There was loud applause, from the packed Rose Cinema in Brooklyn Academy of Music, (BAM), as the credits roll. A clear sign, that no one left the theatre during the only screening of the movie “See You Yesterday,” a thought-provoking, Si-Fi, action adventure, that traces two science geniuses, who set out to work their chemistry magic to reverse a tragedy.
This movie, will make you cry, laugh, and scratch your head. It is brilliant! It was reviewed as Imaginative, exciting, and suspenseful.
At the center of the movie, is a mother who grieves the loss of a son, due to police brutality, but is unaware of her daughter’s passion to bring back her brother using her science and time travel magic. In actuality, the movie brings into focus the black lives matter narrative. The intellectual direction, throws audience into a head-spin, as the characters go back and forth, recreating scenarios to save lives.
The June 4 screening, presented by the Caribbean Film Series and co-presented by the Caribbean Film Forum, Romola Lucas, John Curtis, and Alysia S. Christiani, is streaming on movie Channel, Netflix.
The award-winning flick, since its recent début, continues to receive rave reviews for its mind-blowing, gripping elements, skillfully told by co-writer and director, Stefon Bristol.
Bristol, a recent NYU Film School graduate, refused to rate his work, giving actors the glory instead for the movie’s success, during a Q&A with cast and crew, after the Brooklyn screening.
Bristol said the process started as a short film for his NYU film school thesis. He chose this genre to go back to his roots, Si-fi action adventure.
He wanted to shoot a full-length feature, but his professors encouraged him to focus more on writing. He went on to complete the short film with the help of his Guyana-born mother, who refinanced her house to pay for the project.
The short film was a total success. It racked up rave reviews from film festivals around the world and won many competitions before it landed on HBO.
This is when Spike Lee approached Bristol to produce the full-length feature, and pitched the idea to movie moguls, because of its Hollywood-studio caliber. It was ultimately picked up by Netflix, becoming a box-office hit.
Bristol said he wanted to shoot the film entirely in Brooklyn because of his Guyanese heritage. He grew up in Coney Island and remembers his mother taking him to popular stores in the neighborhood, and recalls eating roti and curry, and black pudding, at Sybil’s Restaurant on Church and Flatbush Avenues in Brooklyn. These are cherished parts of his heritage he wanted to showcase on-screen, portraying not only the Afro-American urban life, but Afro-Caribbean, elements not normally seen in movies.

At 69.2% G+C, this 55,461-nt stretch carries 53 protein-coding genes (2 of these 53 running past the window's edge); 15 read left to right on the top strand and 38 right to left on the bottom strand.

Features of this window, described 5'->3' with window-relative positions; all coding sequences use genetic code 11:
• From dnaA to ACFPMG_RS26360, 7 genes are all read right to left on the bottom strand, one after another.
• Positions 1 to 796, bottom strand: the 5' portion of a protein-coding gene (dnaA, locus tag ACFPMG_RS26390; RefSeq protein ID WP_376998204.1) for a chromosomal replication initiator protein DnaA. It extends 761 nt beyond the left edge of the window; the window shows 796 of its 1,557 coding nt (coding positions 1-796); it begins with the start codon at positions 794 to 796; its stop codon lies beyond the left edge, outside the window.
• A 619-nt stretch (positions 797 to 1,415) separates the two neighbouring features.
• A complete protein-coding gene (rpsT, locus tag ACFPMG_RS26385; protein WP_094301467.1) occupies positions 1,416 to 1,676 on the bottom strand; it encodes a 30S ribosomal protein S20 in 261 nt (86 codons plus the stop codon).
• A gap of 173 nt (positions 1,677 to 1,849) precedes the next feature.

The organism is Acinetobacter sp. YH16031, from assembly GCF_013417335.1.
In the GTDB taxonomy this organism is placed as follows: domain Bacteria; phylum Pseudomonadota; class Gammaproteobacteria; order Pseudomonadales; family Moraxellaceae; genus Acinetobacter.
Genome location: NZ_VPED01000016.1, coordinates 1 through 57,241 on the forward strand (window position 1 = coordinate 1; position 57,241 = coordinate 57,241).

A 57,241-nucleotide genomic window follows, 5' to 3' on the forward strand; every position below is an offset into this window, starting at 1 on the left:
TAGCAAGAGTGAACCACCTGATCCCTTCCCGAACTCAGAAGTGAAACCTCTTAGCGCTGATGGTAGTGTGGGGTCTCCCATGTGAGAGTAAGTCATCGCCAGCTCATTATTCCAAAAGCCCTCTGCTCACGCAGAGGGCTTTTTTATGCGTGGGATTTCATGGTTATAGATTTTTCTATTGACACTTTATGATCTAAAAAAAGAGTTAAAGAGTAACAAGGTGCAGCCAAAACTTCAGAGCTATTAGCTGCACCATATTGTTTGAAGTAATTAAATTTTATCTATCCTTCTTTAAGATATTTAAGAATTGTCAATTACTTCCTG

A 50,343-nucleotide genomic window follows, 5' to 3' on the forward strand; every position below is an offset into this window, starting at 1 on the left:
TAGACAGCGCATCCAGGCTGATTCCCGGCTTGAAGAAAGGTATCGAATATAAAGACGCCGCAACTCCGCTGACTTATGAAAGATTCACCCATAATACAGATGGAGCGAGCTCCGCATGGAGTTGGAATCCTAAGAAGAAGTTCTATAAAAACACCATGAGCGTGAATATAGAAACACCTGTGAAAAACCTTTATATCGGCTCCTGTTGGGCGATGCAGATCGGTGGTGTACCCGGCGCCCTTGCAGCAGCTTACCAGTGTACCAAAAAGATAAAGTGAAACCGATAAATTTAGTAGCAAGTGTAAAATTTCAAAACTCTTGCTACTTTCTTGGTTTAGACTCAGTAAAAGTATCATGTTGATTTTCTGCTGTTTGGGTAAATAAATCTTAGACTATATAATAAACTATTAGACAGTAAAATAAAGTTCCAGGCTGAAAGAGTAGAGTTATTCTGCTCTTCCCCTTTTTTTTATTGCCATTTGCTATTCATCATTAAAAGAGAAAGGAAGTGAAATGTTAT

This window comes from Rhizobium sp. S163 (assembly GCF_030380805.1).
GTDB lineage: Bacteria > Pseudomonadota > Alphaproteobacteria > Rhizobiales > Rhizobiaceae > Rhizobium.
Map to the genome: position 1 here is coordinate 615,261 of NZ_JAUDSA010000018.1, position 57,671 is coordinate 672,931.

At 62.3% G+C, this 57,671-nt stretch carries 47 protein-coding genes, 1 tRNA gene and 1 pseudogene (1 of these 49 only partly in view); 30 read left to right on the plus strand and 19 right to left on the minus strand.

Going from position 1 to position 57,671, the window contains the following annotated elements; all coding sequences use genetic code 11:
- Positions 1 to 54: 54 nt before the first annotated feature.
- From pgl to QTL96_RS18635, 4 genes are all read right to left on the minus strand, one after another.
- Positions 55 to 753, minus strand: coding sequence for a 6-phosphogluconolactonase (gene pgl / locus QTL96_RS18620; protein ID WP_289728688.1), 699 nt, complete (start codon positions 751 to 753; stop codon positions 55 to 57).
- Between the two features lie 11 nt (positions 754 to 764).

Noted Guyana-born actor, Ron Bobb-Semple, who played the role of Sebastian’s grandfather, is celebrating fifty-years as an actor, since breakout roles at Theatre Guild Playhouse in Guyana.
He said, he was thrilled, to work with Bristol, a talented brother, and lauded the cast and crew as a phenomenal collective. Adding, he was proud to see the Golden Arrowhead Guyana flag, featured prominently in the film.
The all-Caribbean heritage cast, includes: Dante Crichlow, a young actor of Haitian and Barbados heritage, born in East Flatbush. He showed natural acting talent as a high school science prodigy, Sebastian J. Thomas, friend to C.J. played by Eden Duncan-Smith in the lead role.
Crichlow saw parts of himself in his character and hopes people who watch the film, see parts of themself as well.
“As Caribbean people growing up in Brooklyn we do not see this representation at all, so I was fortunate to be a part of this movie,” said Crichlow.
Jamaican-born, Marsha Stephanie Blake, an actress who attended Brooklyn Tech, spent most of her life growing up in Brooklyn. She describes the script as brilliant and felt the current topic was important, and applauded the roles the young actors portrayed as science nerds.
“I am so proud, this movie was made,” she said.
Associate-produced, Lauren L. Owen of Boston and cinematographer, Felipe Vara de Rey of Spain, both thanked Bristol for the opportunity to work on “See You Yesterday,” lauding him for bringing the Caribbean-American culture to the big screen.
Owens said she enjoyed working in Brooklyn and being welcomed by the community, during the summer, taking in the vibes of the Bedford Stuyvesant neighborhood and eating local fare between scenes.
She thanked Bristol for harnessing the talents of the young actors, in a time travel flick that is not ever seen on the movie screen.
Vara de Rey, who also worked on the short version of “See You Yesterday,” thanked Bristol for the opportunity to bring his voice, as a white ‘guy’ from the Mediterranean, to the conversation to tell an important story.